I’ve shot some aperture series comparisons between the Fujfilm 56mm f/1.2 and the Fujifilm XF 56mm f/1.2 APD, to evaluate the bokeh differences between the two across the aperture range. To be presented when I return from my trip in Guide to Mirrorless.
The APD (“apodized”) version has a special gradated internal filter which smooths out transitions, with the effect most distinct at the widest (brightest) apertures.
The Fujifilm X-T1 drove me crazy with the same idiotic behavior that I experienced almost three (3!) years ago with the Fujifilm X-Pro1. First, playing an image resets lens focus (as do certain other things). Thus if you want to check exposure by playing the image, focus is whacked, and you must refocus, thus destroying the comparative value of prior frames that are supposed to be matched in focus. Try repeating that over and over when trying to match lenses for comparison. I wasted a lot of time reshooting and reshooting due to the work-destroying focus-reset behavior in particular; it kept kicking me in the shins. This isn’t academic for my needs either; there are plenty of shooting situations in which prefocus is useful or even mandatory.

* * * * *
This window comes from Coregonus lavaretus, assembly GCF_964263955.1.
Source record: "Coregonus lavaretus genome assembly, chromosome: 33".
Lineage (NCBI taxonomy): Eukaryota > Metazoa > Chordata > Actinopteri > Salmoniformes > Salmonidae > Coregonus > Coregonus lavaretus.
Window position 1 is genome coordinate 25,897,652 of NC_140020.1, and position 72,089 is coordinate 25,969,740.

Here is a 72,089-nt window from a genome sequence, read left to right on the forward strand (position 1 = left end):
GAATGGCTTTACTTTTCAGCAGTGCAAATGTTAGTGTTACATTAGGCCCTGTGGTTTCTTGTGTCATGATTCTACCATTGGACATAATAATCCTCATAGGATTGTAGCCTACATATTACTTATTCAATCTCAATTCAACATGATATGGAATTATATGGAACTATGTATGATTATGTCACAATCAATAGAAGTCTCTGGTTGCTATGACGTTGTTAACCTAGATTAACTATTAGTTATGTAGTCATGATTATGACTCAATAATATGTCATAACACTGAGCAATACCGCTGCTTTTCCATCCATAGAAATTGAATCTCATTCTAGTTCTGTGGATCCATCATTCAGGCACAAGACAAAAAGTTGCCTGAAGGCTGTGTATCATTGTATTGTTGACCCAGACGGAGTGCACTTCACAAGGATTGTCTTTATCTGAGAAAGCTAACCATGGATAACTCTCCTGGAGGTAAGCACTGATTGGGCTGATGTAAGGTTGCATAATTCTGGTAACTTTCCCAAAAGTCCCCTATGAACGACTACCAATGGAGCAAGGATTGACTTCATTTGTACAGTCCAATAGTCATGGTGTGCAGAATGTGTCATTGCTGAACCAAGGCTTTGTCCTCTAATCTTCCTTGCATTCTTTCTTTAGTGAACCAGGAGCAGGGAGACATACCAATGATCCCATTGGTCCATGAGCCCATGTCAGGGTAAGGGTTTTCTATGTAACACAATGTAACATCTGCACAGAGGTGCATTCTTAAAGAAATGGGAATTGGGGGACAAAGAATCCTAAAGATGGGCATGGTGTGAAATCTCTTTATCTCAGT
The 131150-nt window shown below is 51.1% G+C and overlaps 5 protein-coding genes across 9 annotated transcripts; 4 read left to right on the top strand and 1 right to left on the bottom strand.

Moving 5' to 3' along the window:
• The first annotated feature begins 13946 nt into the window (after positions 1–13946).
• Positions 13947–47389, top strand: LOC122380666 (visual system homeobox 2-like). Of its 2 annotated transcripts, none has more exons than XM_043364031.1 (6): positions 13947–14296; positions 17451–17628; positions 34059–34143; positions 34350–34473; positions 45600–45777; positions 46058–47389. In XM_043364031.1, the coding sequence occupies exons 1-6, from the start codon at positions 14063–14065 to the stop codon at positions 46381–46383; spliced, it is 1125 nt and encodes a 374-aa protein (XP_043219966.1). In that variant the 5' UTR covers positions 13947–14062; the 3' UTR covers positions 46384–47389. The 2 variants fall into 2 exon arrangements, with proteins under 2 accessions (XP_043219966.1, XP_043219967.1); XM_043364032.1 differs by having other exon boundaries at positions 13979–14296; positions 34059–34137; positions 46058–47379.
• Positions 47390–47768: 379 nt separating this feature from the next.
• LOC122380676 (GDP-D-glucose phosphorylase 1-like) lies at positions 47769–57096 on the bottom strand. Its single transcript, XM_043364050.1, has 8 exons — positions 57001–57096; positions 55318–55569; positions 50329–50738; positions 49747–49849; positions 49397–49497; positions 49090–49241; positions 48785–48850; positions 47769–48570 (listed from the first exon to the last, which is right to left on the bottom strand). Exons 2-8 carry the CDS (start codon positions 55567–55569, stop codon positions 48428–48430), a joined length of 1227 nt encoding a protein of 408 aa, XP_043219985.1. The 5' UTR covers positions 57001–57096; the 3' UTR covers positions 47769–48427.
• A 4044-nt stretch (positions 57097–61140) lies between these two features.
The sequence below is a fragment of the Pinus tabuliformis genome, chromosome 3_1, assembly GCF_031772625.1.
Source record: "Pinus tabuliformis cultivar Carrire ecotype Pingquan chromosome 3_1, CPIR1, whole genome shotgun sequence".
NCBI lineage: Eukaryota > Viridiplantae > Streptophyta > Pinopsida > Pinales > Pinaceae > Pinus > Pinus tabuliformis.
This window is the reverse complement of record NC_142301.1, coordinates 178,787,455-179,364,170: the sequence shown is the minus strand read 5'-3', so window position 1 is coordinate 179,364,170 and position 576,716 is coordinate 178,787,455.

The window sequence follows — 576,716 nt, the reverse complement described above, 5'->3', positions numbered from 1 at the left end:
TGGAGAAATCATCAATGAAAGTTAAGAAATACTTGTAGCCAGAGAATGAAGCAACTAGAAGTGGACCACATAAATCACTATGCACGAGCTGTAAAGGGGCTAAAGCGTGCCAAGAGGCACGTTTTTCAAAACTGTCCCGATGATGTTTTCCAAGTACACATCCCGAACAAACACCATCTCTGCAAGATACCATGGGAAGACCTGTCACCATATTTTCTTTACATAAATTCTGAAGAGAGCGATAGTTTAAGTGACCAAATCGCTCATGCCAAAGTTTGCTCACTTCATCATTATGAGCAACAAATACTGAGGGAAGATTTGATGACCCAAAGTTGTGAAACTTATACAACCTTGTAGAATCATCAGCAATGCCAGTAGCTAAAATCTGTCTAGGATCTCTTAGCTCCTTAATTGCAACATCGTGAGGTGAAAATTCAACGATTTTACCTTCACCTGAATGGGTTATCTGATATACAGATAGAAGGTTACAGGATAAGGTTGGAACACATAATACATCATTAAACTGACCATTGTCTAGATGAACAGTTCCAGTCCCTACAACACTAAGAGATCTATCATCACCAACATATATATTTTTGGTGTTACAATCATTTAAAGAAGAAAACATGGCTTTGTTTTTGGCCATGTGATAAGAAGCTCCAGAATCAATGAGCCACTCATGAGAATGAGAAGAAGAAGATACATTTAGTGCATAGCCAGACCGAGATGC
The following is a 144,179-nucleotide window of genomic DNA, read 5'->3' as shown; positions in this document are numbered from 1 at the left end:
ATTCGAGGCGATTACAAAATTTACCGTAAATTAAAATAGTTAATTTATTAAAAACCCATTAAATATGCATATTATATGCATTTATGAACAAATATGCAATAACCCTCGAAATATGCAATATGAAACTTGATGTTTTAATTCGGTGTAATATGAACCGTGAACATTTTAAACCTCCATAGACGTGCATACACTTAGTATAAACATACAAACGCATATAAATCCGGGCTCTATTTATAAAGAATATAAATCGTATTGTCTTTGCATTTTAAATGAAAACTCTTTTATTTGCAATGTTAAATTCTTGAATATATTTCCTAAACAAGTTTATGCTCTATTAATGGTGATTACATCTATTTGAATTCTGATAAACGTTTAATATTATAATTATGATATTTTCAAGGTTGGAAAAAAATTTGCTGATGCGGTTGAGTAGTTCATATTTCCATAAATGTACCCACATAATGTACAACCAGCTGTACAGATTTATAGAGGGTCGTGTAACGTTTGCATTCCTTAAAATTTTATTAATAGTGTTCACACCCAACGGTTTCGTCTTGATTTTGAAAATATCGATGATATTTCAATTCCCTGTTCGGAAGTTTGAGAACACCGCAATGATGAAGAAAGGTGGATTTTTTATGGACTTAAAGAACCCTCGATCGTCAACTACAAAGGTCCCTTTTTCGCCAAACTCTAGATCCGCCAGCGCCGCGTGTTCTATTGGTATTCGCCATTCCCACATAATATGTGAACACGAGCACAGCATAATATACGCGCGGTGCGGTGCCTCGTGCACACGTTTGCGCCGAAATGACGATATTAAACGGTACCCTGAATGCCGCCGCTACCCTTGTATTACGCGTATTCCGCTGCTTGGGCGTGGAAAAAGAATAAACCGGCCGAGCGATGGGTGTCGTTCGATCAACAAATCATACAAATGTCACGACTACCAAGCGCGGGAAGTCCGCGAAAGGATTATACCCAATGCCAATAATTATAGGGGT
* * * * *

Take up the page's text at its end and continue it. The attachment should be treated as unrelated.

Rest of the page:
Then there is the camera resetting the self timer to off every time the camera is powered on/off. Having only one battery on hand, I was compelled to do so often.
These two behaviors (and a few others) are so aggravating for my working needs that I would not even consider the Fujifilm platform until these things are fixed. Cameras are a lot more than specs—and these simple things make the Fujifilm platform an abject failure for my needs. Finally, the X-T1 EVF felt herky-jerky and washed out compared to the Olympus E-M5 Mark II EVF. I’d far rather shoot the Olympus platform.